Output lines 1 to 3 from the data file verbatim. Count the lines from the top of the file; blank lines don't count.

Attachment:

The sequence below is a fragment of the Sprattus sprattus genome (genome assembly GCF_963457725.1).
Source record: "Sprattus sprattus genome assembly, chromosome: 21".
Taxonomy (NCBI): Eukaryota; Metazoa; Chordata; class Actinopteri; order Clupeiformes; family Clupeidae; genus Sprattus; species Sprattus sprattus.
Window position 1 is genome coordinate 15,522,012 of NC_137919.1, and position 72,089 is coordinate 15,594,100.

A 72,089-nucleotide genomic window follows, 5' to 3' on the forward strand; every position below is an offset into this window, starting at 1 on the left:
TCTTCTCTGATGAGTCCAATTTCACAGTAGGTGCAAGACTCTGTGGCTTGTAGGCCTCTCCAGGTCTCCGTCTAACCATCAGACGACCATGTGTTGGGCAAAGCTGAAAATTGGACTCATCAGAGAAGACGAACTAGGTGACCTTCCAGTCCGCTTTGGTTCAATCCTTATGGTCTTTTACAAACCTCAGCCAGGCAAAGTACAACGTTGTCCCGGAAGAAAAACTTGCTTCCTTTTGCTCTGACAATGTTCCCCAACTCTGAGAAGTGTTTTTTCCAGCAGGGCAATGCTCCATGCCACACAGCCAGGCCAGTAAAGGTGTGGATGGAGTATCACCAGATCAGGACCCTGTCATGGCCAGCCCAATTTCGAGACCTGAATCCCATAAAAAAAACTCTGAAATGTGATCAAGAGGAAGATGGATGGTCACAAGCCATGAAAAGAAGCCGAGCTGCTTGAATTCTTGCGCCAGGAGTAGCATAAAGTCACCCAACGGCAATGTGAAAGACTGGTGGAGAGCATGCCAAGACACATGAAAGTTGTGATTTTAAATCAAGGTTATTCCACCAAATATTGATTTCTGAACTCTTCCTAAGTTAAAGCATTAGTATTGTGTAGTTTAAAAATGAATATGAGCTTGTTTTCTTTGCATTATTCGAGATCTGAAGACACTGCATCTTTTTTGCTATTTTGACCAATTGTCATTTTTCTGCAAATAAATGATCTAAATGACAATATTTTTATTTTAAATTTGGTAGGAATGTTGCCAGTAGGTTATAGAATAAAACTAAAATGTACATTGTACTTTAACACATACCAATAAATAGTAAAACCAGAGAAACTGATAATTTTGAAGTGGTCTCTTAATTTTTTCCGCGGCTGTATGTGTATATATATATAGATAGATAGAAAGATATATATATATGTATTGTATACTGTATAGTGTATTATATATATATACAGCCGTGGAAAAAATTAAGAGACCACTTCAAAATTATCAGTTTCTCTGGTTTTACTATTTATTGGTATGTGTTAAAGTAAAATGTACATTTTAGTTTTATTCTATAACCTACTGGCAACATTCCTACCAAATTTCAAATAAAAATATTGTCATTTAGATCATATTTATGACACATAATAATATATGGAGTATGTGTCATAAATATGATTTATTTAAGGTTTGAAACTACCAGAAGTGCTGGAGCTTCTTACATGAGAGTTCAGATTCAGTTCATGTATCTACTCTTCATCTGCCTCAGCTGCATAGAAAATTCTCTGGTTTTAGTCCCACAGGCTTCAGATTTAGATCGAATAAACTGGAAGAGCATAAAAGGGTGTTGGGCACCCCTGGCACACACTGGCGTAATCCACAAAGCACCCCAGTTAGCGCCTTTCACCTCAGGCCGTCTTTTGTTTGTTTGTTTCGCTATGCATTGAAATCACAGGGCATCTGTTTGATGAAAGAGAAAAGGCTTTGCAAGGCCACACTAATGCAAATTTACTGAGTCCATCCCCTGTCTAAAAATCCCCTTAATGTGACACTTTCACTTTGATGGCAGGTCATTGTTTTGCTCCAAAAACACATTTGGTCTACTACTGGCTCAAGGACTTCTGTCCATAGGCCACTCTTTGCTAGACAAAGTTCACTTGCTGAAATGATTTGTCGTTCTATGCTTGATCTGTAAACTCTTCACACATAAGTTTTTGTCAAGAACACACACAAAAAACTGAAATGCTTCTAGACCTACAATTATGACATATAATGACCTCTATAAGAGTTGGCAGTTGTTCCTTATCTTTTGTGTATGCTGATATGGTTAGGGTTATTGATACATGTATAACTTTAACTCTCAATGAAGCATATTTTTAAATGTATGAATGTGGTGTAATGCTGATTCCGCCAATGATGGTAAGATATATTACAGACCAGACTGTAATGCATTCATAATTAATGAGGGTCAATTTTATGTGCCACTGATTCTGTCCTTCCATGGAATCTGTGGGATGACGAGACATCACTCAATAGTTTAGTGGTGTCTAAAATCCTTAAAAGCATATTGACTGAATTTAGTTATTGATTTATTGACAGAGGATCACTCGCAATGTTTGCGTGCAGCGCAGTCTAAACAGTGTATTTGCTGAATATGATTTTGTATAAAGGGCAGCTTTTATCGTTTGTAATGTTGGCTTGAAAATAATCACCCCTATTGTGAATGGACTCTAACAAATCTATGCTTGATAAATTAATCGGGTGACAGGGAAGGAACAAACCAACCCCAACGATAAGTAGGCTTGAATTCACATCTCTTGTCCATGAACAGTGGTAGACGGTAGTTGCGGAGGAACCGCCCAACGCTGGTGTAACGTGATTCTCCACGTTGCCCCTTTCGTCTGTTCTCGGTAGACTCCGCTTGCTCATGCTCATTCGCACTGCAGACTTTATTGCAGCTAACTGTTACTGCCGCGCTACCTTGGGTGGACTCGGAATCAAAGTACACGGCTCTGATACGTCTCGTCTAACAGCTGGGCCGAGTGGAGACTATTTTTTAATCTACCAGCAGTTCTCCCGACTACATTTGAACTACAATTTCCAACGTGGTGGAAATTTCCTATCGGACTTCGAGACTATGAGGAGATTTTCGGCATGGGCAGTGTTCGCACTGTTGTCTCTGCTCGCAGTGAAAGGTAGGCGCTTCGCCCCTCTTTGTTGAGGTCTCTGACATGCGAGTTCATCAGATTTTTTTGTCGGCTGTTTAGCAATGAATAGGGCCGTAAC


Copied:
The sequence below is a fragment of the Sprattus sprattus genome (genome assembly GCF_963457725.1).
Source record: "Sprattus sprattus genome assembly, chromosome: 21".
Taxonomy (NCBI): Eukaryota; Metazoa; Chordata; class Actinopteri; order Clupeiformes; family Clupeidae; genus Sprattus; species Sprattus sprattus.